Yes, you read that right, pruning perennials. Especially with all the rain in New England recently (I did the rain dance and will take the blame), plants are experiencing incredible growth spurts. Although a lot of plants aren’t loving the deluges, and mold is spotting many of the stems and leaves, other plants are growing in leaps and bounds. And leaps and bounds results in lots and lots of flopping. Shrub branches have extended so quickly that their limbs are weak and drooping, and plants are reaching skyward only to be toppled over by heavy winds and more rain. So, what’s a gardener to do? Start by grabbing your pruners and heading out into the jungle that was once an orderly garden . . . and may the force be with you.
Many of our late blooming (taller) perennials are prone to flopping under the assault of wind and rain, and if you’re like me you don’t have the time (or the inclination) to go about staking everything. But there is another option that works quite well if done at the right time: pruning your perennials. Candidates like ironweed, joe pie weed, tall varieties of rudbeckia, helianthus, phlox, and bee balm will bounce back from a pretty hard pruning and still produce gorgeous flowers as if nothing ever happened. The trick is in the timing and determining how much to take off, which comes with trial and error.
I learned about pruning perennials from Tracy DiSabato-Aust’s book: The Well-Tended Perennial Garden, which is a great book overall with lots of helpful advice for novice and experienced gardeners (visit: www.tracylive.com). Tracy is an author, designer and triathlete, and when I met her years ago, was not what I expected a hands-on gardener to look like: that is, wearing tight leather pants, makeup, well manicured nails and long blond hair in cornrows. Appearances aside, Tracy knows her stuff when it comes to design and maintenance, and she came up with a good technique for keeping taller perennials in check.
Tracy (a passionate pruner) dedicates 43 pages of her book to pruning perennials; deadheading, cutting back, pinching, and seasonal pruning. She also provides an extensive list of perennials with brief descriptions and suggested times and methods for pruning. Here are some of the plants from her list that will benefit from a trim earlier in the season: asters, coreopsis, dianthus, echinacea, eupatorium, helianthus, heliopsis, monarda, nepeta, phlox paniculata, rudbeckia nitida ‘Herbstsonne’ and fulgida ‘Goldsturm’, solidago, vernonia noveboracensis, and veronicastrum.
My reason for pruning perennials is simply to prevent flopping and promote healthier, lusher growth. Since reading Tracy’s book, I have been faithfully pruning annually. Basically, if you consider the bloom time, you will be able to figure out the best time to prune a perennial. For earlier bloomers like nepeta, I will cut back by a third to half after the first bloom. Usually it has started to splay open and the trimming freshens it up and promotes a second flowering. This year I’m experimenting with one nepeta ‘Walker’s Low’ that I cut back to about 4″, to see if it flourishes or flounders (stay tuned . . . same bat channel). I have had great success pruning my tall guys such as rudbeckia nitida ‘Herbstsonne’, eupatorium (Joe Pie Weed), helianthus ‘Lemon Queen’, heliopsis helianthoides ‘Prairie Sunset’, vernonia noveboracensis (ironweed), and veronicastrum virginicum, when they are cut back about a third by mid to late June. If they are particularly leggy by then, I may cut back by half. All of the aforementioned plants have still bloomed beautifully as if there had been no intervention on my part. Although Tracy has had luck with pruning late season phlox, my phlox paniculata ‘David’ was not at all happy after it was trimmed and produced noticeably smaller blooms that year. Usually phlox stands quite nicely without pruning anyway, but try clipping and see what your outcome is.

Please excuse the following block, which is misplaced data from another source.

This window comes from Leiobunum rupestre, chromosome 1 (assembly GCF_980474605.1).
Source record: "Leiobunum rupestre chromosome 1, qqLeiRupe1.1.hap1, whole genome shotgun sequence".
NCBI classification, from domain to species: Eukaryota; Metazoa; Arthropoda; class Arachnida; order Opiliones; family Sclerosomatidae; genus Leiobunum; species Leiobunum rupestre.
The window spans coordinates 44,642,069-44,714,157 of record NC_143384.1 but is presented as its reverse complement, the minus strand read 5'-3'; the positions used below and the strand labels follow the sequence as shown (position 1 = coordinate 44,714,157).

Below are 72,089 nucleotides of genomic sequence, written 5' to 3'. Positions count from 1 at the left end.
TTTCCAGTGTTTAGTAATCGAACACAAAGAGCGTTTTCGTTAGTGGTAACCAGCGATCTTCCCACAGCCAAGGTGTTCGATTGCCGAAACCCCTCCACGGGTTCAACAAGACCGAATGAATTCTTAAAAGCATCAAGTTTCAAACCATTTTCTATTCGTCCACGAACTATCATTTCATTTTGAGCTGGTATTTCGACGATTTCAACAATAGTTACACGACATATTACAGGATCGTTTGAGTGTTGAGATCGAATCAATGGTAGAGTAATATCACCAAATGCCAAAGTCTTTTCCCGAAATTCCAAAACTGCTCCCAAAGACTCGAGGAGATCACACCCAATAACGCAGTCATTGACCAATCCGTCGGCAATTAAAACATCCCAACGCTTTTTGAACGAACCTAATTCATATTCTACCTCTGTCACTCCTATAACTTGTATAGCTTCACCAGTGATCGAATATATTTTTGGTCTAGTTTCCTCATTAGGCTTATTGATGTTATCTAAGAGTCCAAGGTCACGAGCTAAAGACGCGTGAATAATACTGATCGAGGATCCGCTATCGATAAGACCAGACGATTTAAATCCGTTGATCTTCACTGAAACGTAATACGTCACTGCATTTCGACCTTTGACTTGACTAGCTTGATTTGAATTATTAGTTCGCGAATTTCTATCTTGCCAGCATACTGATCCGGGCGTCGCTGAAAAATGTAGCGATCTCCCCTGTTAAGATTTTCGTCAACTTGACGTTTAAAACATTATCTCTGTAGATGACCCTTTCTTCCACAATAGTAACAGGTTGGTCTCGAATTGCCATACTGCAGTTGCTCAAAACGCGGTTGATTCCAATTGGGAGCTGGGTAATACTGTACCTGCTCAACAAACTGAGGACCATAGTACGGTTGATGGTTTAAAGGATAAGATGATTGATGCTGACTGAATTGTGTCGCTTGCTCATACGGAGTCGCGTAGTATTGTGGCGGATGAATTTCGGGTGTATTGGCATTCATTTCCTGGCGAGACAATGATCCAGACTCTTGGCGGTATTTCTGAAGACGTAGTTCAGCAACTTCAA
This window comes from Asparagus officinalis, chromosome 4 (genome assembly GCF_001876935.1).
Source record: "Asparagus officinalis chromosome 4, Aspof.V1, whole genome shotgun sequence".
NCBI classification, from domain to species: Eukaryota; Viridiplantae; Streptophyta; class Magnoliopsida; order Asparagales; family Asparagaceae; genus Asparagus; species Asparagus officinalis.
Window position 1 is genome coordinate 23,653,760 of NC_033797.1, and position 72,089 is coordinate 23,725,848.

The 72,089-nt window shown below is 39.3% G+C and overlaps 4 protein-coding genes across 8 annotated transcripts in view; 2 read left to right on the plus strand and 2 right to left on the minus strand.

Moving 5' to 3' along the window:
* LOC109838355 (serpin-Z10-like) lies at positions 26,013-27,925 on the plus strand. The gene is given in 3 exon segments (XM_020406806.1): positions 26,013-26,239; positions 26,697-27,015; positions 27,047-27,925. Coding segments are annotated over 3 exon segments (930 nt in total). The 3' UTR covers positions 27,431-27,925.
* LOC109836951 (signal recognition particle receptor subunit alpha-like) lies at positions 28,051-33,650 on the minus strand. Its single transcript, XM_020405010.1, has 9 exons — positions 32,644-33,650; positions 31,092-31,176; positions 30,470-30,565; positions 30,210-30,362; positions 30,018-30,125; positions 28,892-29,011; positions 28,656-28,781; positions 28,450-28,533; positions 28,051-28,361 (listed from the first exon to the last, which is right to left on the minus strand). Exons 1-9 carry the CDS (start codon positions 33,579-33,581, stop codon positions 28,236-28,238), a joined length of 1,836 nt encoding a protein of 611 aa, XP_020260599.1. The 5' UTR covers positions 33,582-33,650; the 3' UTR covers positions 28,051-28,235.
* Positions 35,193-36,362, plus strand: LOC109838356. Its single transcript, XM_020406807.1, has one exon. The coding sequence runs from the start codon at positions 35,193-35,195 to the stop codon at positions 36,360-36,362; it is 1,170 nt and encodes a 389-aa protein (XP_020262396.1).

Montauk Daisy (Nipponanthemum nipponicum) is an ongoing process in my garden. I usually prune it back with the others in mid-June, but it may require a second shear in late July to prevent the legginess it is so prone to. I’m still experimenting with this one, last year I missed the second prune and all the stems were weak and bent over (although it was loaded with flowers). Part of the problem is that Montauk Daisy has an unpleasant odor and I really dislike pruning it-the good news is the other critters find its scent equally offensive as well.
Shrubs will also benefit from a gentle trimming, however you may sacrifice some blooms in the process of pruning weak limbs. I have found that dwarf willows, twig dogwoods, smoke bush and dwarf cranberry viburnums seem most prone to falling and spreading apart from the weight of multiple storms. They benefit quite nicely by trimming back some of the lower branches and then alternately pruning back some of the weakest inner branches. Depending on when you trim, berries may be lost on the limbs of twig dogwoods and cranberry viburnums, so you may decide to wait until after the birds have indulged in their fruits before tidying things up.
So, my friends, try a little experimenting with your pruners. Clip some stems to different heights to vary flowering times. Prune some plants down and see how they respond. Shear off some of the upper layers to reveal fresh growth underneath. And most of all, have fun!
**To find out more about pruning shrubs read A Time to Prune